My partner and I are working on an application that allows people to collaborate in real time on an online music playlist. To achieve this goal, we utilized WebSockets to broadcast our changes across multiple browsers. WebSockets makes communication possible between users’ browsers and a server. This allows us to make changes on a host playlist and update other clients with new changes. The Ruby gem Faye is a publish-subscribe messaging system that enables clients to send information in real time, such as chat messages. This is how we accomplished the chatbox and playlist updates using Faye.

Firstly, Faye runs as a middleware layer because we need to talk to the Faye server which handles all the publishing and subscribing. Publishing is sending out what changes are made and those changes are reflected on the subscriber’s browsers. Here you can see the chat in action. In our chat form, we want to submit the message to our Faye server to broadcast to all subscribers. By default, the form will submit a post request to a Rails controller and let that controller handle the information. However, we used Javascript to prevent the default action and instead written our post request in JQuery. The $post function hits our chat messages controller where we tell Faye to broadcast the information that we want to the subscribers. And lastly, we tell the clients to subscribe to the Faye server when the page is rendered. The subscribe method tells the client, in JQuery, what element to look for on the page and in this case we append a new table row with the information we want to display.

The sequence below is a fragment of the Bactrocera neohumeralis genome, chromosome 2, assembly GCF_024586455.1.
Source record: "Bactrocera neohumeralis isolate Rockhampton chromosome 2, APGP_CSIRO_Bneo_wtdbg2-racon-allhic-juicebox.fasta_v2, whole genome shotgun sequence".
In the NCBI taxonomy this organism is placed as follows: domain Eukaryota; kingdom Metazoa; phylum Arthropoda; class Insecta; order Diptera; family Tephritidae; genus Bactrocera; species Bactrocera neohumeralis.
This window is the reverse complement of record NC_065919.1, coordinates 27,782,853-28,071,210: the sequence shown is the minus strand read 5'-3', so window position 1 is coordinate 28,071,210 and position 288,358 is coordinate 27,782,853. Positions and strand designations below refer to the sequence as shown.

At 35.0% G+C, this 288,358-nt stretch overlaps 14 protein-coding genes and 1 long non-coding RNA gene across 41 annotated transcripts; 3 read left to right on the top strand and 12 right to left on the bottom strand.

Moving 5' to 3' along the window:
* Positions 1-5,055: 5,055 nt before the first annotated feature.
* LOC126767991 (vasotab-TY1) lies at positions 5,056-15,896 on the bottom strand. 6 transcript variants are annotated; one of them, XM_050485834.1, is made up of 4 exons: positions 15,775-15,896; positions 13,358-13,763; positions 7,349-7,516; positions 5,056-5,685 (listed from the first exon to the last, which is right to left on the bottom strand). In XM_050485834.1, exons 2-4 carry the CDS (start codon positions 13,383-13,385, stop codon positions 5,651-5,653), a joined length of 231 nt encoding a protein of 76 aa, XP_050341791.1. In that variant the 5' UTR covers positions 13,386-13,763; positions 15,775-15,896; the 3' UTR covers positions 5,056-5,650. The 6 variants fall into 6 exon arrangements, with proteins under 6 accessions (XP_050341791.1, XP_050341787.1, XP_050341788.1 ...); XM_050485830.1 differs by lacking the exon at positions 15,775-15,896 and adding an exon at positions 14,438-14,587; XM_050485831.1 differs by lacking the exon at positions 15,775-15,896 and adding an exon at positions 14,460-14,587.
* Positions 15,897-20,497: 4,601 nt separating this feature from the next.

Using the same methology, all elements on the page can be broadcasted amongst multiple clients.